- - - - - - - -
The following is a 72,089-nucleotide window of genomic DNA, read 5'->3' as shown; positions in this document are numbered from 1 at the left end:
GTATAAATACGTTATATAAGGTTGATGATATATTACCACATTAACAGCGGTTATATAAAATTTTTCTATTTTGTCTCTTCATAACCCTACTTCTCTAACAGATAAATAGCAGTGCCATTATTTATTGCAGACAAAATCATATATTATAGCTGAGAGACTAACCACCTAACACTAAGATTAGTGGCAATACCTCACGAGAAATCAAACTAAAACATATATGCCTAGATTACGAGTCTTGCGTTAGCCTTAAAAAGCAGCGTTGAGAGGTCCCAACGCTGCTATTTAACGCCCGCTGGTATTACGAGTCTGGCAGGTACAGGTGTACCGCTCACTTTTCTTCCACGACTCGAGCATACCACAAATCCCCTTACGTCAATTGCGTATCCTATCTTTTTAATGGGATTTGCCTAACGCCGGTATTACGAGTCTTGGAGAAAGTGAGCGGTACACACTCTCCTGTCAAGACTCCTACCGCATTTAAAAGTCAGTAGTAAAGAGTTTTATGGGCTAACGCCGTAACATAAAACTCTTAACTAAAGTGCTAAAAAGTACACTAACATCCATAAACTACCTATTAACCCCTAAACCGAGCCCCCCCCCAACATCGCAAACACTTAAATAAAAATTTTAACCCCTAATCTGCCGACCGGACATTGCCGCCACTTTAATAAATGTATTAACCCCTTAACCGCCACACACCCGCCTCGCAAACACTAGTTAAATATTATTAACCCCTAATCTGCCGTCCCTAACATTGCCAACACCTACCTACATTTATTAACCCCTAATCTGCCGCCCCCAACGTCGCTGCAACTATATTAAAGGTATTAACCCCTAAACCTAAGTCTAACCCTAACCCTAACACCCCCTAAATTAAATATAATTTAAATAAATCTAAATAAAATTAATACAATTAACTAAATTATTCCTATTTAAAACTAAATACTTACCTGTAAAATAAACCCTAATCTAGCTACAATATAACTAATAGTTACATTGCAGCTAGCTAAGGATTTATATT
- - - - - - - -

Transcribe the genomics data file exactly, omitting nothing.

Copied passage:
The following is a 72,089-nucleotide window of genomic DNA, read 5'->3' as shown; positions in this document are numbered from 1 at the left end:
GTATAAATACGTTATATAAGGTTGATGATATATTACCACATTAACAGCGGTTATATAAAATTTTTCTATTTTGTCTCTTCATAACCCTACTTCTCTAACAGATAAATAGCAGTGCCATTATTTATTGCAGACAAAATCATATATTATAGCTGAGAGACTAACCACCTAACACTAAGATTAGTGGCAATACCTCACGAGAAATCAAACTAAAACATATATGCCTAGATTACGAGTCTTGCGTTAGCCTTAAAAAGCAGCGTTGAGAGGTCCCAACGCTGCTATTTAACGCCCGCTGGTATTACGAGTCTGGCAGGTACAGGTGTACCGCTCACTTTTCTTCCACGACTCGAGCATACCACAAATCCCCTTACGTCAATTGCGTATCCTATCTTTTTAATGGGATTTGCCTAACGCCGGTATTACGAGTCTTGGAGAAAGTGAGCGGTACACACTCTCCTGTCAAGACTCCTACCGCATTTAAAAGTCAGTAGTAAAGAGTTTTATGGGCTAACGCCGTAACATAAAACTCTTAACTAAAGTGCTAAAAAGTACACTAACATCCATAAACTACCTATTAACCCCTAAACCGAGCCCCCCCCCAACATCGCAAACACTTAAATAAAAATTTTAACCCCTAATCTGCCGACCGGACATTGCCGCCACTTTAATAAATGTATTAACCCCTTAACCGCCACACACCCGCCTCGCAAACACTAGTTAAATATTATTAACCCCTAATCTGCCGTCCCTAACATTGCCAACACCTACCTACATTTATTAACCCCTAATCTGCCGCCCCCAACGTCGCTGCAACTATATTAAAGGTATTAACCCCTAAACCTAAGTCTAACCCTAACCCTAACACCCCCTAAATTAAATATAATTTAAATAAATCTAAATAAAATTAATACAATTAACTAAATTATTCCTATTTAAAACTAAATACTTACCTGTAAAATAAACCCTAATCTAGCTACAATATAACTAATAGTTACATTGCAGCTAGCTAAGGATTTATATT